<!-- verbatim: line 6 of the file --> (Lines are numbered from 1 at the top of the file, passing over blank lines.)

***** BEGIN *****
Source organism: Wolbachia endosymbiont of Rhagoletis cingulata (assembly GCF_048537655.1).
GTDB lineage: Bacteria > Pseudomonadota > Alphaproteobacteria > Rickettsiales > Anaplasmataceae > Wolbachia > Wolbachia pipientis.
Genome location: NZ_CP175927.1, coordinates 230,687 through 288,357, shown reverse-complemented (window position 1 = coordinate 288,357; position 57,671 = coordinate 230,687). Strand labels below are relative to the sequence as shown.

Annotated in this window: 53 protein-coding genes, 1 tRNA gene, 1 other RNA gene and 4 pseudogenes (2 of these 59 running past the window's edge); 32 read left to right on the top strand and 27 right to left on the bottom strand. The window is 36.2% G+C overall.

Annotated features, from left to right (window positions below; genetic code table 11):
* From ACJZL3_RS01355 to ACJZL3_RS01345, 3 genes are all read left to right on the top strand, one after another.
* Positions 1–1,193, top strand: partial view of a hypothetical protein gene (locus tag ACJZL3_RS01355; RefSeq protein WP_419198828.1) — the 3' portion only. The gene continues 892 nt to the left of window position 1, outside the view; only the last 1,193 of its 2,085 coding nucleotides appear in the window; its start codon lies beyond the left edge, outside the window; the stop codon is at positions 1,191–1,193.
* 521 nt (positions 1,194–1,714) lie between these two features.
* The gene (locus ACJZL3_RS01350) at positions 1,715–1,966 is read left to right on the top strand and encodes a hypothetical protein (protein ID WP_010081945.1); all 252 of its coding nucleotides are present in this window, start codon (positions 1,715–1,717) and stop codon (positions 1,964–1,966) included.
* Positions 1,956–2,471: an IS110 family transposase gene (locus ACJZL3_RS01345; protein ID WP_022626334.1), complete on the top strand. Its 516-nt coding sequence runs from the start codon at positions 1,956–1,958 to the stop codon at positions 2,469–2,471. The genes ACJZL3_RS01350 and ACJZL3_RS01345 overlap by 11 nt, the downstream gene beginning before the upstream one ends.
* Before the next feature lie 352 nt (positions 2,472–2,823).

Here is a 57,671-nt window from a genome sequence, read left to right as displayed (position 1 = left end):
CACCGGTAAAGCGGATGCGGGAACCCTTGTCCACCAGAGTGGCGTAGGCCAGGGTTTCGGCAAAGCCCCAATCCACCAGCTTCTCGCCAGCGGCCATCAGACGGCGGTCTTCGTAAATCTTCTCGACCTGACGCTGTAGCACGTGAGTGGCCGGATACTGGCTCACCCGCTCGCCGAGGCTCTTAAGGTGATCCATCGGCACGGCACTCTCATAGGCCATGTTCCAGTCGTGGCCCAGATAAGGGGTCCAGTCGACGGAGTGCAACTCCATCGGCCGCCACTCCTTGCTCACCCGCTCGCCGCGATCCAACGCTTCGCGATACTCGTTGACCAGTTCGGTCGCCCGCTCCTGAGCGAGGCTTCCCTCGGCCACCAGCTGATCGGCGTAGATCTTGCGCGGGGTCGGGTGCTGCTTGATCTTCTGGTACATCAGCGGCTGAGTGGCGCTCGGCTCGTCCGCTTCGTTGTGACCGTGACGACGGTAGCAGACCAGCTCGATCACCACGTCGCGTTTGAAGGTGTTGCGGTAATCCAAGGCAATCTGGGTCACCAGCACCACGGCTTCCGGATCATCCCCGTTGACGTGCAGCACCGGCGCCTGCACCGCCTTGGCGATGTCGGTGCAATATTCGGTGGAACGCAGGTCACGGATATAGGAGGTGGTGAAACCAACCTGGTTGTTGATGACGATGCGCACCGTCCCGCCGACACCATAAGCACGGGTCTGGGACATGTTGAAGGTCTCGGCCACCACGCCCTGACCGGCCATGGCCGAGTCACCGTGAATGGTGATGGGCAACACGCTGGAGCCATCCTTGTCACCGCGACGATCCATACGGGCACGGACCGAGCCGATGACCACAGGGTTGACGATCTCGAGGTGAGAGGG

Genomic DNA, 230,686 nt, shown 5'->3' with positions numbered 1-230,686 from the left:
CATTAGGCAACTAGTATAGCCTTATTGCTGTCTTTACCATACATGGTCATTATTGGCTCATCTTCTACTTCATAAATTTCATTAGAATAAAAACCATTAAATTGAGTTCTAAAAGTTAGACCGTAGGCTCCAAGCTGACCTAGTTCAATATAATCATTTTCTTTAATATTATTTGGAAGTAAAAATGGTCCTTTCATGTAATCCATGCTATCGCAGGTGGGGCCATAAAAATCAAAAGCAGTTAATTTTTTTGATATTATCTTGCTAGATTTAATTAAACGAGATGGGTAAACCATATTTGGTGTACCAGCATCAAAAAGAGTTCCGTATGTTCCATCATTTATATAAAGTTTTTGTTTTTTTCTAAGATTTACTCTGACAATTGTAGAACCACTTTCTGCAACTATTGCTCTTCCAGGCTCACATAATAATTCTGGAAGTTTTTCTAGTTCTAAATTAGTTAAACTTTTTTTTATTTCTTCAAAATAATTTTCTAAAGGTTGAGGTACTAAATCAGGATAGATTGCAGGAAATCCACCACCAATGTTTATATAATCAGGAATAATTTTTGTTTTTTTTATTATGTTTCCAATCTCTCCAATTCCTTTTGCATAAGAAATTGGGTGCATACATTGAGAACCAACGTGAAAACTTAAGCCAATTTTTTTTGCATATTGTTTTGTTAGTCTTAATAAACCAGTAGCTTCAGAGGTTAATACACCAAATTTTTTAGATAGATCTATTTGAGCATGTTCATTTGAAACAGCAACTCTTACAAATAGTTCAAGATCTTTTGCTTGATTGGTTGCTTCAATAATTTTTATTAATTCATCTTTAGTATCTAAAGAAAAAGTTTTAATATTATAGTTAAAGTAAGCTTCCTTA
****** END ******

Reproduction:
* From ACJZL3_RS01355 to ACJZL3_RS01345, 3 genes are all read left to right on the top strand, one after another.